Okay, guys. This book is seriously detailed. I learned a ton!!! If you are interested in raising chickens, this is your book. You’ll learn everything from hatching chicks to growing birds, to processing to how to boil an egg or cook chicken wings.
I’ve been working this past summer on a farm that raises broilers and layer (meat chickens and laying hens), and I am so much more well-versed in what needs to happen now. I feel more confident in observing if something is wrong and then what to do.
The book starts off with choosing what types of chickens you want. There are sooo many varieties, so I would definitely take this part seriously before purchasing. It didn’t quite make sense why the author chose to start about breed types, but as I went on, I realized that picking the best breed for what you plan to use them for is important. Some birds stay small and so you wouldn’t want to use them for meat, others are really aggressive, and you would definitely not want them around your kids.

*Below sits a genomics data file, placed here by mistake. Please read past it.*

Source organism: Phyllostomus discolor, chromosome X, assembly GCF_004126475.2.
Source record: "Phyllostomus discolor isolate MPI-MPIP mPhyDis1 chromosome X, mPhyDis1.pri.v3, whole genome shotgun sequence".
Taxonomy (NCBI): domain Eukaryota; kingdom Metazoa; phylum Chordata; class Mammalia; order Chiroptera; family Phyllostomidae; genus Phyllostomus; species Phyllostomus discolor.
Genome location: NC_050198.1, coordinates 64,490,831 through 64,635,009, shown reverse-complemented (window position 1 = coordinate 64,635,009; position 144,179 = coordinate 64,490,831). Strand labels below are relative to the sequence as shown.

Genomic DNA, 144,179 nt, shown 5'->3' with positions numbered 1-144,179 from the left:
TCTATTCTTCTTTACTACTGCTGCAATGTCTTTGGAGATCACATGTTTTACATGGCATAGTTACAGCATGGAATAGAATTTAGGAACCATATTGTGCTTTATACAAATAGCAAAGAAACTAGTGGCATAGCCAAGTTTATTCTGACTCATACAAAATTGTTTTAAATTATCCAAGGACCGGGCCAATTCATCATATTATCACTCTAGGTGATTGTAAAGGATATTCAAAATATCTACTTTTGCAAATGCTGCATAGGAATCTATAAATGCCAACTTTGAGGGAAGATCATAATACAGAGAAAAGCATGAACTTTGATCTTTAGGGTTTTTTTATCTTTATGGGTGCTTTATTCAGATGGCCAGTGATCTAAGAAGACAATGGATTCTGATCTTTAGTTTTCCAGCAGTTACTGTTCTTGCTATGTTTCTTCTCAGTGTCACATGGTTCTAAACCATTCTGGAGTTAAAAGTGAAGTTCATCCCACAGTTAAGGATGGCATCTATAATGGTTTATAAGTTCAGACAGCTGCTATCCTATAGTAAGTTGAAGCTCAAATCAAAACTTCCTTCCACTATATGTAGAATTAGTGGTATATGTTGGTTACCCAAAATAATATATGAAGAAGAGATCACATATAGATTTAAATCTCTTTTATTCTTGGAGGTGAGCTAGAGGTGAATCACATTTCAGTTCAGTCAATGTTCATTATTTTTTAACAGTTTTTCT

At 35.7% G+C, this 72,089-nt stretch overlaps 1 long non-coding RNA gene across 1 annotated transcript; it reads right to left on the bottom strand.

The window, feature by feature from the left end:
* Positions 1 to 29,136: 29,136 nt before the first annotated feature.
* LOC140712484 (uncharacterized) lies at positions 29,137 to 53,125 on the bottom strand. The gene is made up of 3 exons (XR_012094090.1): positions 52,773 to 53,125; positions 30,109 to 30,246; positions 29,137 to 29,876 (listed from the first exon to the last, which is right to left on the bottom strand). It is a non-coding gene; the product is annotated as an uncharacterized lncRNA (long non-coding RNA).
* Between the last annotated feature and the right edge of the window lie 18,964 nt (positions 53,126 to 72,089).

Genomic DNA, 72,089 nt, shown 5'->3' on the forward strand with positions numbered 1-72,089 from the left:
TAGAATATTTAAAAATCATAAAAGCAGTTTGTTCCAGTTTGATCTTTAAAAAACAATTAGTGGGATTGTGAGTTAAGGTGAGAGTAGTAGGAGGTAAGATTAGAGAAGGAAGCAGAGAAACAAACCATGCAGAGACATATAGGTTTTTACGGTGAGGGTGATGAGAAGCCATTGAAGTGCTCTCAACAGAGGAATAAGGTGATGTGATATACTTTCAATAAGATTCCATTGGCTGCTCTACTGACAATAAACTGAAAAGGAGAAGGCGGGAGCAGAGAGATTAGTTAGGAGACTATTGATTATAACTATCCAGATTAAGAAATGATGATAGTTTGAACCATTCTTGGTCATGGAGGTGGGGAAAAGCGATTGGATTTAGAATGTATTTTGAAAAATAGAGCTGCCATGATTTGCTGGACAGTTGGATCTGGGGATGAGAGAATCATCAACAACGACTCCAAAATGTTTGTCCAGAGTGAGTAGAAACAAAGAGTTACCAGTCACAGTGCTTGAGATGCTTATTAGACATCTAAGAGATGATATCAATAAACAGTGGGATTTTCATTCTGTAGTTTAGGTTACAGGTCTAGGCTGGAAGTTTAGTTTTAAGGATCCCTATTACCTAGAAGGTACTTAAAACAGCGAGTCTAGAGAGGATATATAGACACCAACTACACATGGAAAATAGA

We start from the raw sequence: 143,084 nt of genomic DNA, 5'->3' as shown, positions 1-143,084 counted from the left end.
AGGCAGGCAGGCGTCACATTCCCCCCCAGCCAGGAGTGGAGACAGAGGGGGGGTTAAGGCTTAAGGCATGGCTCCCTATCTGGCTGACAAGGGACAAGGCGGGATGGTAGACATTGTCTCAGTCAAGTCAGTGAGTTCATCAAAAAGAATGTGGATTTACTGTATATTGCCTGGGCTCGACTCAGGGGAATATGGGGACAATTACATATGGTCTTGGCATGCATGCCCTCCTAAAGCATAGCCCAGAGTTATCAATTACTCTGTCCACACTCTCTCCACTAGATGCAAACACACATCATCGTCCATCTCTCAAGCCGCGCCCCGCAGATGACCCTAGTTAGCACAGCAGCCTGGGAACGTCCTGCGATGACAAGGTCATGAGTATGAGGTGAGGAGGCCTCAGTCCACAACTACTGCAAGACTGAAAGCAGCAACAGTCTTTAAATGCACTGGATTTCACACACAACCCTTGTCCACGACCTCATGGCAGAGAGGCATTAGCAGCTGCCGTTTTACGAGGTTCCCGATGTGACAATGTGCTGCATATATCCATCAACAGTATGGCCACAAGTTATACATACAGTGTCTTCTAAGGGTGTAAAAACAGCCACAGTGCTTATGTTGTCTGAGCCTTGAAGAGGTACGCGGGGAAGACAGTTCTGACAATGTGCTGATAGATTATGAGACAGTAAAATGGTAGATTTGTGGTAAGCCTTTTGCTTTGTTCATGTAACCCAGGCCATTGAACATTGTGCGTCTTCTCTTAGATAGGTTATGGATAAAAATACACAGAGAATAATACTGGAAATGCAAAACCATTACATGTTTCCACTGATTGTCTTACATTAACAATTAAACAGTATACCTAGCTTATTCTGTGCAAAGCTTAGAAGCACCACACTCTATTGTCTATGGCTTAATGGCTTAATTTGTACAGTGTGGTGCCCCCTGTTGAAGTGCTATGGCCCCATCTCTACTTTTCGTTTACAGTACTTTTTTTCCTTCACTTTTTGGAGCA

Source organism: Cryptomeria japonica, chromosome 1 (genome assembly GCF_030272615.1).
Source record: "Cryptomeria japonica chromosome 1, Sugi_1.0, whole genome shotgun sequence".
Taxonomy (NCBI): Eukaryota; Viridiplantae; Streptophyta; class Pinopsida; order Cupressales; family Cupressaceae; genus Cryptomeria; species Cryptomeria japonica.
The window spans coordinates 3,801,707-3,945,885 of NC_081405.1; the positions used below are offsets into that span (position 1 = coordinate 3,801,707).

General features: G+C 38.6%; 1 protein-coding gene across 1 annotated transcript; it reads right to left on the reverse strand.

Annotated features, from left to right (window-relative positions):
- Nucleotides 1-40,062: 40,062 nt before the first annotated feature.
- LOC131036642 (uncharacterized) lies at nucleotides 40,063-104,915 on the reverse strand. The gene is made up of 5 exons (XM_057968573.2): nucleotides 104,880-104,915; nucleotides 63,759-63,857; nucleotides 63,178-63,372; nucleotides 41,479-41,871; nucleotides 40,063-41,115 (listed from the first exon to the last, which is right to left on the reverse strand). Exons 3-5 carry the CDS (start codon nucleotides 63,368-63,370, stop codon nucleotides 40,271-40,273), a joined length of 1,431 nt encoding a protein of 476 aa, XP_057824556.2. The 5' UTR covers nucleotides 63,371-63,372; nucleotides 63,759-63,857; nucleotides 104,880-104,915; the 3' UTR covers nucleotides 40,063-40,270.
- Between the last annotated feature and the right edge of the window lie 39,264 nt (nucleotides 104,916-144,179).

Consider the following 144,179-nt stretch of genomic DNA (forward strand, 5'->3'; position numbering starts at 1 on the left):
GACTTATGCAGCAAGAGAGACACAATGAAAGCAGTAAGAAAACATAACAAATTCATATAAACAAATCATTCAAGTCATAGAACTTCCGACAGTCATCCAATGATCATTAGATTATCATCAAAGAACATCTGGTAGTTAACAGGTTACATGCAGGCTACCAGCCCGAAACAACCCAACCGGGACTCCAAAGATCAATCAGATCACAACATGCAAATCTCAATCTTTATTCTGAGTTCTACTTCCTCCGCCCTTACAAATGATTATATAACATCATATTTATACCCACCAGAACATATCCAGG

Author Gail Damerow touches on everything, in detail, too. From what to feed them, how much, where to buy feed and chickens, what to avoid, housing, environmental control, overall health management and diseases, marketing, and more.
I actually skipped a few parts because I didn’t so much care for them, like how to boil an egg, incubation, and showbirds. It was nice that some of these parts were included, but you might also want to skip some parts. If you don’t plan on raising meat chickens, just skip that part.
This informative book is about 300 pages of pure knowledge, and I am happy to have read it. Storey’s Guide has a collection of other titles, like how to raise goats, pigs, beef, dairy cows, and more.
That’s all for now.
In Soil We Trust,